3. Temporary cash withdrawals should have exact amount matching deposits. So say the troop needed $200 cash for change at Popcorn Show-n-Sells. Two signatories withdraw $200 cash for popcorn sale. Unit takes in $427 that day. There should be two deposits of $200 and $227 and not one deposit of $427. This makes auditing easier.

4. Periodic account reconcilation (audits).

 

Don't assume TRUSTWORTHY where money is involved, rather Trust, but Verify. Yep been burned more than once. :mad:

 

My accounted $0.02

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<<2. Dual signatures for all checks and other account withdrawals.

3. The WHOLE Unit Committee is responsible for financial oversight so the Treasurer must bring the latest real bank statements and the unit check ledger/book to Committee meeting. No transcriptions to a spreadsheet. Real balances and transaction histories should be reviewed.>>

 

 

 

I don't agree with these.

 

Dual signatures is a burdensome requirement and is easily circumvented if a treasurer wants to do so.

 

My preference is to provide the Committee Chair with the checking account statement each month for his review, which includes the images of all checks processed.

 

The CC is welcome to raise any issue he wishes with the Treasurer or the Committee.

 

Trying to hash out everything a Treasurer does at each Committee meeting is a waste of time and energy and an invitation to a sloppy and incomplete job. Far better to have one person (the CC) responsible for reviewing what the Treasurer does, in my view.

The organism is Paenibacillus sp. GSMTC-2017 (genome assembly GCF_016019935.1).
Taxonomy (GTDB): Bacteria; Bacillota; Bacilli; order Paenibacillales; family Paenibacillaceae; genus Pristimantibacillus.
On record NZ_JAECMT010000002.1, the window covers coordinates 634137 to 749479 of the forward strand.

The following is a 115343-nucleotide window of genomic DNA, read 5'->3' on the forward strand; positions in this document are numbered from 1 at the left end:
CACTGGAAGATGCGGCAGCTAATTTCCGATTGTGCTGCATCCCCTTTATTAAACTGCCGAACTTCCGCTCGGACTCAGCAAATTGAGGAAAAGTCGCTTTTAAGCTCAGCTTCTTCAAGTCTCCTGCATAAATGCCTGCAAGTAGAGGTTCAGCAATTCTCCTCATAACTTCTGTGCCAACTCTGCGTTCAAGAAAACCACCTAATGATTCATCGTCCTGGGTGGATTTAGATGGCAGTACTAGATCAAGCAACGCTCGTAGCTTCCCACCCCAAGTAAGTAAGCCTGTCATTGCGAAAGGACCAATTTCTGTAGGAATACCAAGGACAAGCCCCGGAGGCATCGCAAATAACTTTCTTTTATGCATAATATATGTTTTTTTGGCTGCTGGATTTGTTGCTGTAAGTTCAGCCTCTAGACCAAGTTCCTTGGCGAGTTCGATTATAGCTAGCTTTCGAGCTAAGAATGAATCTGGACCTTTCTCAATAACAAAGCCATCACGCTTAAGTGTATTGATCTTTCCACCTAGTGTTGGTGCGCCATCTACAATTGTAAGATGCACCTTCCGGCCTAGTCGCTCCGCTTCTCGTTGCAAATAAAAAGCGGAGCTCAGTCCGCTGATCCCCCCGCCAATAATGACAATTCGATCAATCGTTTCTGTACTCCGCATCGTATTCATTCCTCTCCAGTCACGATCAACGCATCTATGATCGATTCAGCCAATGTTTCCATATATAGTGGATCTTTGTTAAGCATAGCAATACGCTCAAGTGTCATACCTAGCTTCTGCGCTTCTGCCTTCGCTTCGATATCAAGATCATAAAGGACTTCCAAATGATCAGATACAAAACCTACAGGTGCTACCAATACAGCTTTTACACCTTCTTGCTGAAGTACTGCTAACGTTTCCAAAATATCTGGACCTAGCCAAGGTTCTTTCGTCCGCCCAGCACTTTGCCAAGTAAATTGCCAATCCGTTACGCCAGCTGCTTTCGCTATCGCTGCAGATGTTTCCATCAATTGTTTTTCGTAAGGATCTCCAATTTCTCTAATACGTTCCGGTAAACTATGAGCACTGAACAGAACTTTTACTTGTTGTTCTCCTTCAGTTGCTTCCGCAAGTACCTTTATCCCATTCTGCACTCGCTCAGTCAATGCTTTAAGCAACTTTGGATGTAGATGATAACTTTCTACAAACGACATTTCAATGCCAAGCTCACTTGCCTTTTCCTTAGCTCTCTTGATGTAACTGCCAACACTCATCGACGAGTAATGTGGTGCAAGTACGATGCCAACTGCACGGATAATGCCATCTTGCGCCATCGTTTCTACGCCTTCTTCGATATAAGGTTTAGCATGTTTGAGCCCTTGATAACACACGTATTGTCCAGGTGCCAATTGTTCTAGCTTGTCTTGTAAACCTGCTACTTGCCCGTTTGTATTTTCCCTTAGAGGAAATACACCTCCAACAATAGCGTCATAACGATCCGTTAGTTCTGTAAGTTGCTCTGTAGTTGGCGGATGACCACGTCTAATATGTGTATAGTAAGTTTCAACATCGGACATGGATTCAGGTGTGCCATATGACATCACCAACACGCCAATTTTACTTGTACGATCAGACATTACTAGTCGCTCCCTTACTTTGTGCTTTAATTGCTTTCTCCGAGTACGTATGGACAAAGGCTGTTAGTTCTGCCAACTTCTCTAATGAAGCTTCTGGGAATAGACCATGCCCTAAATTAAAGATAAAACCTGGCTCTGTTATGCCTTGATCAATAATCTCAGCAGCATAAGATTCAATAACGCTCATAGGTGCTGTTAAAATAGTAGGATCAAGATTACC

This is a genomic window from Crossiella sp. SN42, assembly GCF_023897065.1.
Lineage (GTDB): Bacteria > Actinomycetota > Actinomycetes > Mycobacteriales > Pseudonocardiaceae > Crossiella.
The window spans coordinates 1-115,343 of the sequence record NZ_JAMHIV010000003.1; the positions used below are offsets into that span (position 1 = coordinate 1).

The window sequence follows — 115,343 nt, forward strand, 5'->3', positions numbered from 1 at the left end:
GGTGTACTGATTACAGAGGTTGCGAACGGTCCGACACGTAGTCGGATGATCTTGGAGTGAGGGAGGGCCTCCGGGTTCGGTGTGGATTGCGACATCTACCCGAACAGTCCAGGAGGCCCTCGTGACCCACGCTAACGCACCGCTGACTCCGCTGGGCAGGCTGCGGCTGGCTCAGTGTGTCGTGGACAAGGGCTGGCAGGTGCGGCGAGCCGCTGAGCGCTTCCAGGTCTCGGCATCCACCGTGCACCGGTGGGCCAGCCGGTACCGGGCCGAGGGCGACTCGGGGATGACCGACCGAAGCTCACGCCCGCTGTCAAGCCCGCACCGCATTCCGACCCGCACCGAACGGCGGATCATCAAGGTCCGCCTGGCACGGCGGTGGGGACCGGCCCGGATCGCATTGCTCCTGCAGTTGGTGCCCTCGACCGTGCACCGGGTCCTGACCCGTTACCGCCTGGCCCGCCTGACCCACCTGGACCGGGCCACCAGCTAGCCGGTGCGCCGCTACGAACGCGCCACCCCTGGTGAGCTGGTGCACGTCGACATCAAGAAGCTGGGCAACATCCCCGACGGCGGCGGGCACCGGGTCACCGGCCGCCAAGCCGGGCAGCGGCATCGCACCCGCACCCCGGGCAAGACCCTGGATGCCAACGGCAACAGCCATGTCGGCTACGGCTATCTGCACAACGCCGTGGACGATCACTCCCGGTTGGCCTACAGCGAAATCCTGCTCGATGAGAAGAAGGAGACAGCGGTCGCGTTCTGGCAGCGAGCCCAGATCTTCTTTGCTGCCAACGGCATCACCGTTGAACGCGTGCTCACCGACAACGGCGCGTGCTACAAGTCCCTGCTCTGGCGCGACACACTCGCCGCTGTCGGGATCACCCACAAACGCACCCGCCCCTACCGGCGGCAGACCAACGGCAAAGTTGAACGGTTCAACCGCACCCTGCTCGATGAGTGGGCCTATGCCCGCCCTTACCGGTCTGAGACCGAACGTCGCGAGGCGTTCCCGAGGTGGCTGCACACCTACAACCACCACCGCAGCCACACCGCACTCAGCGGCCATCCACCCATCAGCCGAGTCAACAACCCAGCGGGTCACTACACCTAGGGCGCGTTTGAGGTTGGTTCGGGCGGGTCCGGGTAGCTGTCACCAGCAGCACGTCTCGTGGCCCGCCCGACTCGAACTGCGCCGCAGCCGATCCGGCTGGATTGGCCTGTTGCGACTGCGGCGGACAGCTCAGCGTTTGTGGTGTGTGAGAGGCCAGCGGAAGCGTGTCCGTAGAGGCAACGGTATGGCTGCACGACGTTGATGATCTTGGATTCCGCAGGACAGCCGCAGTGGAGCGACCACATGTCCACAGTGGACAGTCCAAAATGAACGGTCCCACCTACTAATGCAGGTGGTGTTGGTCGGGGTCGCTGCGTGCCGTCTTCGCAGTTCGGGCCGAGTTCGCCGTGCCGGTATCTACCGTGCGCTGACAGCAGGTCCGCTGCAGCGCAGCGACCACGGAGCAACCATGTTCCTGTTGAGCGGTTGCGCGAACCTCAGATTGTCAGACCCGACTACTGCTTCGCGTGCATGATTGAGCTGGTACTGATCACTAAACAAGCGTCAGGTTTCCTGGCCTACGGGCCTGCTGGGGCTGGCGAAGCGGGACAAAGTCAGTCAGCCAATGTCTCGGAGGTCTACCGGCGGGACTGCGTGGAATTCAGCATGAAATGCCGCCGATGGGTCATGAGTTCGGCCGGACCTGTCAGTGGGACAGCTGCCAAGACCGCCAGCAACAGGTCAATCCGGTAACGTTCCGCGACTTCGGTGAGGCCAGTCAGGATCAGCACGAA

<<1. Treasurer should be a 1 year term position with a new RIGHT person each year.>> I have been the unit treasurer for three years now, and plan to continue indefinitely.

 

It takes a year or so of experience just to understand how spending a revenues work. Much better to have someone who develops some experience than someone whop is perpetually new to the financial issues, and tough to find a new good person each year to do the task, in my experience.

 

<<4. Periodic account reconcilation (audits).

>>

 

 

The CC gets the checking account statements each month and can schedule whatever additional inquiry he likes as often as he may like.

 

 

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Transparency. Talk about the money at each and every Unit Committee meeting. Have a checking account statement ready and a "spreadsheet" of the expenditures and income along with it. The treasurer should NOT be allowed to go any length of time with out such presentations. The bank signature cards should be include two signatures. The CO should be included in this. Ask the bank to send out TWO statements, one to the treasurer, one to the CO's treasurer and/or the Unit Leader/CCh.